President Trump spoke to reporters outside the White House on Sept. 1 and emphasized the seriousness of the storm.

“It seems to be one of the biggest hurricanes we’ve ever seen, and that’s a problem,” he said.

In a press conference with FEMA officials later that afternoon, Trump said that he wasn’t sure he’d “ever even heard of a Category 5.”

“I knew it existed, and I’ve seen some Category 4s — you don’t even see them that much,” he continued. “But Category 5 is something that I don’t know that I’ve ever even heard the term, other than I know it’s there.”

What does the damage in the Bahamas look like?

APTOPIX Tropical Weather
A man stands on a store's roof as he works to prepare it for the arrival of Hurricane Dorian in Freeport on Grand Bahama, Bahamas, Sunday, Sept. 1, 2019.Ramon Espinosa—AP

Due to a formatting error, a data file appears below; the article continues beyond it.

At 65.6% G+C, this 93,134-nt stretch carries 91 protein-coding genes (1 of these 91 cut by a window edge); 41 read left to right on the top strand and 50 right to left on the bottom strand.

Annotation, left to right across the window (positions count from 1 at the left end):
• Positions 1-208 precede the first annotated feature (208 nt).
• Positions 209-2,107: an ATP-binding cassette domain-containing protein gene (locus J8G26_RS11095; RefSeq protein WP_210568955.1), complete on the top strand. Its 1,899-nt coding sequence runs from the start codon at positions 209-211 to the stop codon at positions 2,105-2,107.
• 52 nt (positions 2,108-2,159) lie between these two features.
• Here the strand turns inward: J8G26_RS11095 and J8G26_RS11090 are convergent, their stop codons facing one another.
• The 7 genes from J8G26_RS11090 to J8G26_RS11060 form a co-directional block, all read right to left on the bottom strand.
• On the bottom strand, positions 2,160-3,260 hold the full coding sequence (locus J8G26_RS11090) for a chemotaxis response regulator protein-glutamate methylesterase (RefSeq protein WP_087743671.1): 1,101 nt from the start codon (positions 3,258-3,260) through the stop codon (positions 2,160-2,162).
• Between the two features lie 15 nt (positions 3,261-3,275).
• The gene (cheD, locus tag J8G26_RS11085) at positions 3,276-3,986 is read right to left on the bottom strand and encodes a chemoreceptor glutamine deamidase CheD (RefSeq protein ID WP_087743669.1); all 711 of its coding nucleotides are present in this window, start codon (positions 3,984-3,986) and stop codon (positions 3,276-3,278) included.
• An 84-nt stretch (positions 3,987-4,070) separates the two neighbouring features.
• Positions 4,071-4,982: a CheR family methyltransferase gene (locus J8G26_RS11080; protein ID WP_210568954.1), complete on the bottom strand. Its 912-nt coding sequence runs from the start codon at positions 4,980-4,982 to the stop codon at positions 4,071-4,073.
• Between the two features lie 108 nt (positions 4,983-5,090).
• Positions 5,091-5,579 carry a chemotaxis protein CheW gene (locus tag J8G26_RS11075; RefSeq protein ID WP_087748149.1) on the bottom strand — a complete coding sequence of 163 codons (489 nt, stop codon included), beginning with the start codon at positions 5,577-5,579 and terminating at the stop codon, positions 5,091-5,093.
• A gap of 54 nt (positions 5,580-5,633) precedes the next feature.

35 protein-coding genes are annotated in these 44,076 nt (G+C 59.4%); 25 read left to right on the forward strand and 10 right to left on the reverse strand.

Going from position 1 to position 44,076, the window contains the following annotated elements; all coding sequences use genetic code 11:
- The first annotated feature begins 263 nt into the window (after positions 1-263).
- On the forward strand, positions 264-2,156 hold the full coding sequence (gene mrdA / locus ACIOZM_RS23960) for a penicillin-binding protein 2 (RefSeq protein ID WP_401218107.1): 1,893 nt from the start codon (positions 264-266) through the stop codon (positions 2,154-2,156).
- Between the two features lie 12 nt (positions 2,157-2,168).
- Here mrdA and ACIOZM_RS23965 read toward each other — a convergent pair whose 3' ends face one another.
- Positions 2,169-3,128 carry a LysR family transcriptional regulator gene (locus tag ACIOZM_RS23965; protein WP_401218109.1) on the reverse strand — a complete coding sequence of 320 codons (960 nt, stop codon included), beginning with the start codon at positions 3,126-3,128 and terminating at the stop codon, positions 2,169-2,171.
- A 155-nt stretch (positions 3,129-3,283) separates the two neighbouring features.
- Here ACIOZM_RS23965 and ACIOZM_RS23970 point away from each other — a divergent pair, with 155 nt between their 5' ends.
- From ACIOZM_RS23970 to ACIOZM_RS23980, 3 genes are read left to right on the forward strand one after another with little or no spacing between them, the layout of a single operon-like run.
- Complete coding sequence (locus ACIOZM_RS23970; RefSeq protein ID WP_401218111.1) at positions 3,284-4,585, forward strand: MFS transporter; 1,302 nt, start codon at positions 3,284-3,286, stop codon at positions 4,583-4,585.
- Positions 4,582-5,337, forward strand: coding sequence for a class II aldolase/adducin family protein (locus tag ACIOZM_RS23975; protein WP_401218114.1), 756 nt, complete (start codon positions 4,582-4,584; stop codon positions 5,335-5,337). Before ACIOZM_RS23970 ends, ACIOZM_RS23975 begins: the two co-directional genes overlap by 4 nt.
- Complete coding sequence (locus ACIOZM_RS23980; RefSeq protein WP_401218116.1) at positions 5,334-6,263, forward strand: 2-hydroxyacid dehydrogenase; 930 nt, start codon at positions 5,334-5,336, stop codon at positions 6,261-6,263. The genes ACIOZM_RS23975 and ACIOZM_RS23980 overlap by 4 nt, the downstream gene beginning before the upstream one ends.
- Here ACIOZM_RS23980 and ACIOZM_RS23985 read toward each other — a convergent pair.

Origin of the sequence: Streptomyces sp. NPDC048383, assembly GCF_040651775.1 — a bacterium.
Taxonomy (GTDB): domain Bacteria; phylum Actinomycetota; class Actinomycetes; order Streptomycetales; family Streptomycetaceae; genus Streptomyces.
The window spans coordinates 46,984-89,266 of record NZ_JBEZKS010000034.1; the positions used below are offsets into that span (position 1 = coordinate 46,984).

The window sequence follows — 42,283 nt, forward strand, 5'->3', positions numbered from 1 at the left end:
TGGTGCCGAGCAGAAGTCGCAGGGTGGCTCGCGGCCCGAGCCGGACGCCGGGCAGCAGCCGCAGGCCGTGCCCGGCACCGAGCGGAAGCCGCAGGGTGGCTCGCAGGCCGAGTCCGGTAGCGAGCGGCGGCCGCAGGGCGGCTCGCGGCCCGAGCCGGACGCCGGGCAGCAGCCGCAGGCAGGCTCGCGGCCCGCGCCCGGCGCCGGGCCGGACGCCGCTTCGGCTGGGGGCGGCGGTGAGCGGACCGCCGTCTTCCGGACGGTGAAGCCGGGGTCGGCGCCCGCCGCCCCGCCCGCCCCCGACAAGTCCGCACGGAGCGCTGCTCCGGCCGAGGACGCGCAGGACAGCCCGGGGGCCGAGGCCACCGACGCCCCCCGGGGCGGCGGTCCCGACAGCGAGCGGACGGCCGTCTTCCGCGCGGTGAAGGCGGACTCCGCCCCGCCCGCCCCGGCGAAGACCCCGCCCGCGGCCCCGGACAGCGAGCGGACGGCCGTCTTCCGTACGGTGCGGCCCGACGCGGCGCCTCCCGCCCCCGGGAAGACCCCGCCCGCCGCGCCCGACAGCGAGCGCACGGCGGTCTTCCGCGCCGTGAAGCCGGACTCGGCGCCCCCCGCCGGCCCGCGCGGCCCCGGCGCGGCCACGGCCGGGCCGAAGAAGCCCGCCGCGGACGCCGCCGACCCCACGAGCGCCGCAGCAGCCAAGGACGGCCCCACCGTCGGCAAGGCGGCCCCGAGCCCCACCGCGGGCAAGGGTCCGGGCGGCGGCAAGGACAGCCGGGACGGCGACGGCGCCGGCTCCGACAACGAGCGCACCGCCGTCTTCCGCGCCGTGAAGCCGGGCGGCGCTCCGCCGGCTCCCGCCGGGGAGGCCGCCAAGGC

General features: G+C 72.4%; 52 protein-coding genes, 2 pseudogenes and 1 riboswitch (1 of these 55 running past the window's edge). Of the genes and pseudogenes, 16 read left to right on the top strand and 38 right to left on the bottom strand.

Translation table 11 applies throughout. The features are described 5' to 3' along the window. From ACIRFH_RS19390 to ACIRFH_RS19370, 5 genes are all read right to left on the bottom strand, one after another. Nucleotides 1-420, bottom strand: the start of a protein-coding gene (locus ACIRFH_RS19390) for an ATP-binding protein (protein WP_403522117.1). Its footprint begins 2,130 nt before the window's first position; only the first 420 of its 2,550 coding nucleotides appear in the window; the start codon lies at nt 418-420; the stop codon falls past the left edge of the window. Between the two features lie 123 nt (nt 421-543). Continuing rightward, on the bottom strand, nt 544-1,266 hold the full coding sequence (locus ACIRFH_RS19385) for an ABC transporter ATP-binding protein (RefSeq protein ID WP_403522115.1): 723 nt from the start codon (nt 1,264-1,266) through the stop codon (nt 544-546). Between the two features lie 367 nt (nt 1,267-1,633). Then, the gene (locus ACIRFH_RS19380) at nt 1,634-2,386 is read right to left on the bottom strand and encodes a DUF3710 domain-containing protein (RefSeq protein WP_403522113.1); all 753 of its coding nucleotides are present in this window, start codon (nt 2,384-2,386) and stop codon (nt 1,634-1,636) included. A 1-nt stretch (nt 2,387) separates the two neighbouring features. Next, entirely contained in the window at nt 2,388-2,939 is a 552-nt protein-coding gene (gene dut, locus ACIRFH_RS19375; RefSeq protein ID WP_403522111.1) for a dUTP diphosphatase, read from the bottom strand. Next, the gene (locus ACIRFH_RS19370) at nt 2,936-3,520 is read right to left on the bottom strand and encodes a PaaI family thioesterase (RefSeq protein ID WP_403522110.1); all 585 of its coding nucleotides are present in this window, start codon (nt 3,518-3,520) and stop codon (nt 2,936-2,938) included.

The National Hurricane Center called Dorian the “strongest hurricane in modern record for the northwest Bahamas” on Sept. 1.

24-year-old Nassau resident Duane Davis Jr. says the people of the Bahama’s are still coping with the severe damage caused by Dorian.

“When the storm was coming we were expecting it to hit hard but we weren’t expecting it to hit this hard,” Davis tells TIME.

He says his island is currently facing bad flooding in low-line areas and there are some people who are still without electricity.

Davis says as of Tuesday some Nassau residents can not leave their homes yet because of the heavy rains, strong winds and thunderstorms, but that those conditions are nothing compared to that of the islands of Freeport and Abaco.

“Most of the damage is in our two main outer islands-Freeport and in Abaco,” he says. “The damage in Abaco is pretty severe, a lot of people lost their houses and the island is still devastated, most people are still being rescued as of today. They were hit on [Sept. 1] so as of today were still reaching out trying to rescue people.”